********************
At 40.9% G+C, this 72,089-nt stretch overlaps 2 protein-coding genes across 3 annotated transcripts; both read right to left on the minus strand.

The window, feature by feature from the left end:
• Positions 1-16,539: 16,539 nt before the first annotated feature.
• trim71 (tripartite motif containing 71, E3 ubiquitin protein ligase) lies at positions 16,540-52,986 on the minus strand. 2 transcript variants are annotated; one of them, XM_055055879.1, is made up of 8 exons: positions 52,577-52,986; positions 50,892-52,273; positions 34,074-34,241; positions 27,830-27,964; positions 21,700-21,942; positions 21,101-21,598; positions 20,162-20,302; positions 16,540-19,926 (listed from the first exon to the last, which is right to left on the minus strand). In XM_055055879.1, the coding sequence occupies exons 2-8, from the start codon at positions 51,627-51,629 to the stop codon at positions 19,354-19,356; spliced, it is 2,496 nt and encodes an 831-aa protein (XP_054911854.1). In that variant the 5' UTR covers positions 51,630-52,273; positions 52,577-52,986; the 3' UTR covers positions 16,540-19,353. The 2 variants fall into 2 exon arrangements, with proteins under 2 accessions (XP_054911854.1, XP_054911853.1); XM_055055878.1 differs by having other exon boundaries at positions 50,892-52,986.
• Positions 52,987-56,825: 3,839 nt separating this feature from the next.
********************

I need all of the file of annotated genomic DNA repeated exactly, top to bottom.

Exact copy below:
At 40.9% G+C, this 72,089-nt stretch overlaps 2 protein-coding genes across 3 annotated transcripts; both read right to left on the minus strand.

The window, feature by feature from the left end:
• Positions 1-16,539: 16,539 nt before the first annotated feature.
• trim71 (tripartite motif containing 71, E3 ubiquitin protein ligase) lies at positions 16,540-52,986 on the minus strand. 2 transcript variants are annotated; one of them, XM_055055879.1, is made up of 8 exons: positions 52,577-52,986; positions 50,892-52,273; positions 34,074-34,241; positions 27,830-27,964; positions 21,700-21,942; positions 21,101-21,598; positions 20,162-20,302; positions 16,540-19,926 (listed from the first exon to the last, which is right to left on the minus strand). In XM_055055879.1, the coding sequence occupies exons 2-8, from the start codon at positions 51,627-51,629 to the stop codon at positions 19,354-19,356; spliced, it is 2,496 nt and encodes an 831-aa protein (XP_054911854.1). In that variant the 5' UTR covers positions 51,630-52,273; positions 52,577-52,986; the 3' UTR covers positions 16,540-19,353. The 2 variants fall into 2 exon arrangements, with proteins under 2 accessions (XP_054911854.1, XP_054911853.1); XM_055055878.1 differs by having other exon boundaries at positions 50,892-52,986.
• Positions 52,987-56,825: 3,839 nt separating this feature from the next.